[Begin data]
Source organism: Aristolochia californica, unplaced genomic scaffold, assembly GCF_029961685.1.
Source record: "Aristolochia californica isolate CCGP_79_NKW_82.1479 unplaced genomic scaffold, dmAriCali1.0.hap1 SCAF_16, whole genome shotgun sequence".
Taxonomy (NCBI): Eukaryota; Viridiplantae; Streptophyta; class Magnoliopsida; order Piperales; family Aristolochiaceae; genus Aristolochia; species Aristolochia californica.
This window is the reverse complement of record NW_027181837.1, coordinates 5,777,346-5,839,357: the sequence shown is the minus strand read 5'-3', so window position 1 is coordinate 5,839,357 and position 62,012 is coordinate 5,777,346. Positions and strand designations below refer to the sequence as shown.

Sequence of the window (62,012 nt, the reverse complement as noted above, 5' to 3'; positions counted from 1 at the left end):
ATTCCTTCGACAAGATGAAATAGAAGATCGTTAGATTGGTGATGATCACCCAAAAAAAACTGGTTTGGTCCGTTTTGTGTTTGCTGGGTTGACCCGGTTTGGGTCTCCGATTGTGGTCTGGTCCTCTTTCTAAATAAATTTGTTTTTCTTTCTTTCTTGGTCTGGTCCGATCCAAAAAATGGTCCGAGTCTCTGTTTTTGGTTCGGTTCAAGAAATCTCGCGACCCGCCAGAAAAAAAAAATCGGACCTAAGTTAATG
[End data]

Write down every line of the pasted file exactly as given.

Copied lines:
Source organism: Aristolochia californica, unplaced genomic scaffold, assembly GCF_029961685.1.
Source record: "Aristolochia californica isolate CCGP_79_NKW_82.1479 unplaced genomic scaffold, dmAriCali1.0.hap1 SCAF_16, whole genome shotgun sequence".
Taxonomy (NCBI): Eukaryota; Viridiplantae; Streptophyta; class Magnoliopsida; order Piperales; family Aristolochiaceae; genus Aristolochia; species Aristolochia californica.
This window is the reverse complement of record NW_027181837.1, coordinates 5,777,346-5,839,357: the sequence shown is the minus strand read 5'-3', so window position 1 is coordinate 5,839,357 and position 62,012 is coordinate 5,777,346. Positions and strand designations below refer to the sequence as shown.

Sequence of the window (62,012 nt, the reverse complement as noted above, 5' to 3'; positions counted from 1 at the left end):
ATTCCTTCGACAAGATGAAATAGAAGATCGTTAGATTGGTGATGATCACCCAAAAAAAACTGGTTTGGTCCGTTTTGTGTTTGCTGGGTTGACCCGGTTTGGGTCTCCGATTGTGGTCTGGTCCTCTTTCTAAATAAATTTGTTTTTCTTTCTTTCTTGGTCTGGTCCGATCCAAAAAATGGTCCGAGTCTCTGTTTTTGGTTCGGTTCAAGAAATCTCGCGACCCGCCAGAAAAAAAAAATCGGACCTAAGTTAATG